Most people understand friction in an intuitive way. When you try to push an object along a surface, the contact between the object and the surface resists your push up to a certain pushing strength. Calculating the frictional force mathematically usually involves the “coefficient of friction,” which describes how much the two specific materials “stick together” to resist motion, and something called the “normal force” that relates to the mass of the object. But if you don’t know the coefficient of friction, how do you work out the force? You can achieve this either by looking up a standard result online or conducting a small experiment.

### Finding the Force of Friction Experimentally

**Is This the Right Coefficient?******If you’re trying to work out the force of friction starting from stationary, this experiment tells you the right value. However, friction generally isn’t as strong if something is already moving, but working this out experimentally with limited equipment would be challenging. If you need this “sliding” friction coefficient, use the alternative method below, but find the coefficient of sliding friction rather than the one for static friction.

Use the object in question and a small section of the surface you can move freely to set up an inclined ramp. If you can’t use the whole surface or the whole object, just use a piece of something made from the same material. For example, if you have a tiled floor as a surface, you could use a single tile to create the ramp. If you have a wooden cupboard as an object, use a different, smaller object made from wood (ideally with a similar finish on the wood). The closer you can get to the real situation, the more accurate your calculation will be.

Ensure that you can adjust the incline of the ramp, by stacking up a series of books or something similar, so you can make small adjustments to its maximum height.

The more inclined the surface, the more the force due to gravity will work to pull it down the ramp. The force of friction works against this, but at some point, the force due to gravity overcomes it. This tells you the maximum force of friction for these materials, and physicists describe this through the coefficient of static friction (*μ*_{static}). The experiment allows you to find the value for this.

Place the object on top of the surface at a shallow angle that won’t make it slide down the ramp. Gradually increase the incline of the ramp by adding books or other thin objects to your stack, and find the steepest incline you can hold it at without the object moving. You’ll struggle to get a completely precise answer, but your best estimate will be close enough to the true value for the calculation. Measure the height of the ramp and the length of the base of the ramp when it’s at this inclination. You’re essentially treating the ramp as forming a right-angled triangle with the floor and measuring the length and height of the triangle.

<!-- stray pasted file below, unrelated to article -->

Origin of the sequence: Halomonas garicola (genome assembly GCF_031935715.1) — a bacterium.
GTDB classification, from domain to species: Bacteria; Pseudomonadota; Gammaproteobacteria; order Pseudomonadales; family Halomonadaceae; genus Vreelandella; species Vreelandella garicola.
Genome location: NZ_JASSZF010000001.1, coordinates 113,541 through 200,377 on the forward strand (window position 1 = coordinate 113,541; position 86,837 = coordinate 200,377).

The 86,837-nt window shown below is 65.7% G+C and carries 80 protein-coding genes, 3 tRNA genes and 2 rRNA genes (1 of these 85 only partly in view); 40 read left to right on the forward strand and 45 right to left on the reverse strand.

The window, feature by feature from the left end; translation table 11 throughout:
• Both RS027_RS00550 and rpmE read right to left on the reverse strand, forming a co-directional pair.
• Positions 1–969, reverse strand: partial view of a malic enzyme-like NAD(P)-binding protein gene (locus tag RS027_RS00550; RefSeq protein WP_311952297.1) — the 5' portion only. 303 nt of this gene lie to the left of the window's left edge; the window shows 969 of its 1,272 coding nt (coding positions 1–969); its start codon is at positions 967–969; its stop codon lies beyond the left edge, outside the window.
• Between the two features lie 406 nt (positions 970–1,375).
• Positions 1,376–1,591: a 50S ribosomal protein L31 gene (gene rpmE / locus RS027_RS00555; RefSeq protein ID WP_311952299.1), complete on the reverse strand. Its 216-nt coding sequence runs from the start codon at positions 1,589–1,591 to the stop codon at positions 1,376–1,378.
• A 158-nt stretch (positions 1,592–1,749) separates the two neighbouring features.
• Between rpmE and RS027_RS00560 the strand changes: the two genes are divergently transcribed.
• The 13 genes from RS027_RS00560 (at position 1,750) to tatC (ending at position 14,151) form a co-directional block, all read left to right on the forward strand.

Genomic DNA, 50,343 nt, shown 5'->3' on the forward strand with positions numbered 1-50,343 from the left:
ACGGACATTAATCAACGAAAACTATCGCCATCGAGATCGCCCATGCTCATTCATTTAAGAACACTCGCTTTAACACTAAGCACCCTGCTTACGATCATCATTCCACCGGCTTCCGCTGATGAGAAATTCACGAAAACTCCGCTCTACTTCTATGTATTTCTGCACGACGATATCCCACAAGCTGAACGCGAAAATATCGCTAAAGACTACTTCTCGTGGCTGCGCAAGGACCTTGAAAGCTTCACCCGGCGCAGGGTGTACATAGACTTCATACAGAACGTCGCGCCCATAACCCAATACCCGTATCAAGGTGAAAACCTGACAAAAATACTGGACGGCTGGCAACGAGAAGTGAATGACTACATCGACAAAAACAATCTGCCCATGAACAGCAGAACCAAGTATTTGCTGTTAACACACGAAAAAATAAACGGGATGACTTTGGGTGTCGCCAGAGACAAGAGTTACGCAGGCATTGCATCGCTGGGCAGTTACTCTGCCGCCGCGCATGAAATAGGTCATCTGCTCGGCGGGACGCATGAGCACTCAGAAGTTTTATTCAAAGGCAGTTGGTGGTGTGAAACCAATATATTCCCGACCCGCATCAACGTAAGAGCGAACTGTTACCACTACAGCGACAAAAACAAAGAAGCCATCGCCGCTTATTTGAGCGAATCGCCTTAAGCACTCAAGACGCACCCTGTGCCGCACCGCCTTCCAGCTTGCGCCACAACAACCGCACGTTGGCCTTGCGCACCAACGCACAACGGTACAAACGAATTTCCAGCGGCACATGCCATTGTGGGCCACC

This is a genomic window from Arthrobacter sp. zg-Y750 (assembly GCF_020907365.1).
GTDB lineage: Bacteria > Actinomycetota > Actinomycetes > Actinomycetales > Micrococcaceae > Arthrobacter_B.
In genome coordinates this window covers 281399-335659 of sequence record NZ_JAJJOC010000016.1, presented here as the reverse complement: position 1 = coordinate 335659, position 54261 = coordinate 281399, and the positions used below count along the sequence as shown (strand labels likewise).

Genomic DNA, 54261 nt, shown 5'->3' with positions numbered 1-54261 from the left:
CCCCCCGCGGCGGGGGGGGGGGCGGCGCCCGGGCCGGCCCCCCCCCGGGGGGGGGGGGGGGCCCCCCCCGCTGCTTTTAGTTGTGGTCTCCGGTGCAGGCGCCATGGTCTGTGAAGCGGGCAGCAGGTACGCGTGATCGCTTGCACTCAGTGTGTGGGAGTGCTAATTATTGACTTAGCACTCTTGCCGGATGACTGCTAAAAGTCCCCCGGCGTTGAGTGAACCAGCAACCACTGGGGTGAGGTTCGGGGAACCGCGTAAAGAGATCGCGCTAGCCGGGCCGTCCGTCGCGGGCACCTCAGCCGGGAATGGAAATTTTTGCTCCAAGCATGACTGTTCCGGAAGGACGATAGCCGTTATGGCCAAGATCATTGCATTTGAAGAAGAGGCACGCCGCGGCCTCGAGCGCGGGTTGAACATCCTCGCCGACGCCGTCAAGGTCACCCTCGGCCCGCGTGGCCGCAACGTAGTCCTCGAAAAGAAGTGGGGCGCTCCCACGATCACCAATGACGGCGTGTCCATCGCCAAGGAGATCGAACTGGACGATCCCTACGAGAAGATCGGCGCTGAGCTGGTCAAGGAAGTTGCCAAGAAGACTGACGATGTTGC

The math for the situation works out neatly, and it turns out that the tangent of the angle of the incline tells you the value of the coefficient. So:

Or, because tan = opposite / adjacent = length of base / height, you calculate:

Complete this calculation to find the value for the coefficient for your specific situation.

#### Tips

Where the “*N*” stands for the normal force. For a flat surface, the value of this is equal to the weight of the object, so you can use:

Here, *m* is the mass of the object and *g* is the acceleration due to gravity (9.8 m / s^{2}).

For example, wood on a stone surface has a friction coefficient of *μ*_{static} = 0.3, so using this value for a 10 kilogram (kg) wooden cupboard on a stone surface:

### Finding the Force of Friction Without an Experiment

Look online to find the coefficient of friction between your two substances. For example, a car tire on asphalt has a coefficient of *μ*_{static} = 0.72, ice on wood has *μ*_{static} = 0.05 and wood on brick has *μ*_{static} = 0.6. Find the value for your situation (including using the sliding coefficient if you aren’t calculating the friction from stationary) and make a note of it.

The following equation tells you the strength of the frictional force (with the static friction coefficient):

If your surface is flat and parallel to the ground, you can use:

If it isn’t, the normal force is weaker. In this case, find the angle of the incline *θ*, and calculate:

For example, using a 1 kg block of ice on wood, inclined to 30°, and remembering that *g* = 9.8 m / s^{2}, this gives:

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About the Author

Lee Johnson is a freelance writer and science enthusiast, with a passion for distilling complex concepts into simple, digestible language. He's written about science for several websites including eHow UK and WiseGeek, mainly covering physics and astronomy. He was also a science blogger for Elements Behavioral Health's blog network for five years. He studied physics at the Open University and graduated in 2018.